I guess what amazed us was how well he responded to the rewards chart; how excited he was after every star he got and how he would run from me to my husband proudly telling us he got a potty star.

After the two weeks I had a holiday planned abroad, and took him with me. We traveled a lot between Germany and Holland and had some train journeys and flights. I bought an adjustable toilet seat with his favourite cartoon character (Lightening McQueen - from the Pixar movie, Cars), put it in my backpack easy to take out and off we were. We used it at the airport, in the trains, everywhere; and it worked so well. Sometimes he would tell me he needed a wee, sometimes, if I saw that sometime would pass without him telling me, I would remind him about it. I never forced him. I always had a spare change of clothes close by and if an accident happened, then, that's how it goes. He never had an accident outside. All this happened in July time. It is now end of September and he started nursery and since then he had one accident. I think it was because it's a new environment and he did not feel confident in telling people he needed a wee. Even if let's say a few more happen, it's ok...I know he is there with the potty training. Good luck to you and hopefully our experience is of some help.
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replied September 23rd, 2010
Night 3

Success!!! Well, at least last night. After my husband read him two bedtime stories, he kissed him good night and told him it was time to sleep, he sat briefly at the very edge of our son's bed, not making any eye contact or entertaining any discussion. Soon, our son realised that all his daddy was providing was his company, not someone to play with. He twisted and turned a bit, found a comfortable position and went to sleep. He never came with any of the previous "I want a wee", "I want mummy", "I want water", "I want another story" and so on. These were regular requests at bedtime and my husband was almost physically fighting him to stay in his bed and keep his head on the pillow. Now, he left our son's room whilst he was still awake, at 8:15pm. He went to sleep on his own! We have not heard any noise from his room. I think that twice in the night I heard him turn and twist, he never called for us or complained. At around 4am I was wide awake, almost waiting for him to wake up. I was so tempted to go to his room and check up on him, but resisted it. It's amazing how two and a half years of bad sleeping habbits conditioned me to wake up so often in the night. In all fairness, I think that my inability to sleep through night it's also due to the advance pregnancy stage (got 1 week and a half to go). In any case, around 4:30am, he woke up, I heard him caugh (our son has a bit of a cold at the moment) and then went back to sleep. He woke up at 5:45am, all chearful and happy...and we decided it was enough. Given that his waking time is no later than 6:30am, 45 minutes earlier did not warrant a battle.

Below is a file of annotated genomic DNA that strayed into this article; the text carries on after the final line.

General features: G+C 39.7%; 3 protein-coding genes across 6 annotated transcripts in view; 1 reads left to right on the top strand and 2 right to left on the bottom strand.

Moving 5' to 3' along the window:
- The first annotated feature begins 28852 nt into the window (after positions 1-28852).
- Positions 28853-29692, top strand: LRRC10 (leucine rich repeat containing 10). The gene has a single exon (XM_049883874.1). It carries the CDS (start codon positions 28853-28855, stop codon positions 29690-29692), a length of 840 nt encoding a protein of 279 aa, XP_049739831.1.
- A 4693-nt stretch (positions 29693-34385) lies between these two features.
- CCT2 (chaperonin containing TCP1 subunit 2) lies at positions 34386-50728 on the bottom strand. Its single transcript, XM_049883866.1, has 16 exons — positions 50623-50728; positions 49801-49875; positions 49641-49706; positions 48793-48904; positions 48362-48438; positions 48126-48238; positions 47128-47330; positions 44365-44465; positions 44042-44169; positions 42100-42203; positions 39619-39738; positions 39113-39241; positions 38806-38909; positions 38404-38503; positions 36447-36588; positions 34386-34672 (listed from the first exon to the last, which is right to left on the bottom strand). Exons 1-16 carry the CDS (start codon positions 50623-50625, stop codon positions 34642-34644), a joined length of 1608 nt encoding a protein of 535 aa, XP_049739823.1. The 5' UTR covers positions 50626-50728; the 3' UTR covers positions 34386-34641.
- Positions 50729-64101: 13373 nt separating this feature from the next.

So, this is how our 3rd night went. We cannot be happier. We hope tonight will be the same (or better, in the sense that he will sleep until 6:30am (parents, are never satisfied:)) but overall a complete success.

Will let you know about tonight!
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replied September 24th, 2010
Night 4

We are beat! I could not imagine it can get so bad.

8:15pm - After reading the bedtime stories, my husband left him in his room. S (our son) was almost asleep.

8:20pm - S woke up and called for his father. He went in immediately and stayed in the same room for about 10-15 min until S went to sleep (mistake?; should my husband have left him for the 5 minutes before going in?);

2am - S woke up and started to complain. My husband immediately went to him, not allowing the 5 min rule. S needed just 1 min with his father in the same room, and went back to sleep.

2:10am - S woke up again and started to complain. We tried to start the controlled crying technique. Did not work because S did not stay in his room, but tried to come towards us, so we had to go and put him back in his room. He was screaming and constantly leaving his room. since about 2:40 until 3am he kept saying he wanted a wee and that his tummy was hurting.

3:00am - I went to him and told him that he will go to the toilet and after that I wanted him to go to sleep. He stopped complaining and said "yes". We went to the toilet. He did a wee, insisted to stay more because "his tummy was hurting. Tried to engage me in conversation. I left the bathroom and returned in 3 minutes. I told him it was time to go to sleep. We went to his room, I gave him a sip of water, I put him on his bed, said "good night" and left. Everything started all over again. He left the room screaming, asking for "wee", "water", "story", "daddy" etc. Everytime I put him back and left the room. My husband and I did turns of 10 minutes each.

3:42am - S remained in his bed without complaining anymore. We throught we finally cracked it. We went to sleep.

3:52am - S started again to scream and leave his room. I put him back and he stayed for 5 min. From then onwards he stopped screaming; but did not stay in the room either. He would come out of his room and stayed outside of his bedroom door, in silence, at times 5-7 minutes at one time. I did not know what to do. I decided to let him stay there until he made a choice where he would go. He always came towards us (never decided to return to his room).I actually think there is a possiblity he was sleeping on his feet. Everytime I took him back to his room, he would not argue with me or complain, in complete silence he would return, climb the bed, and as soon as I left the room, returned in front of the bedroom door and stayed there in silence.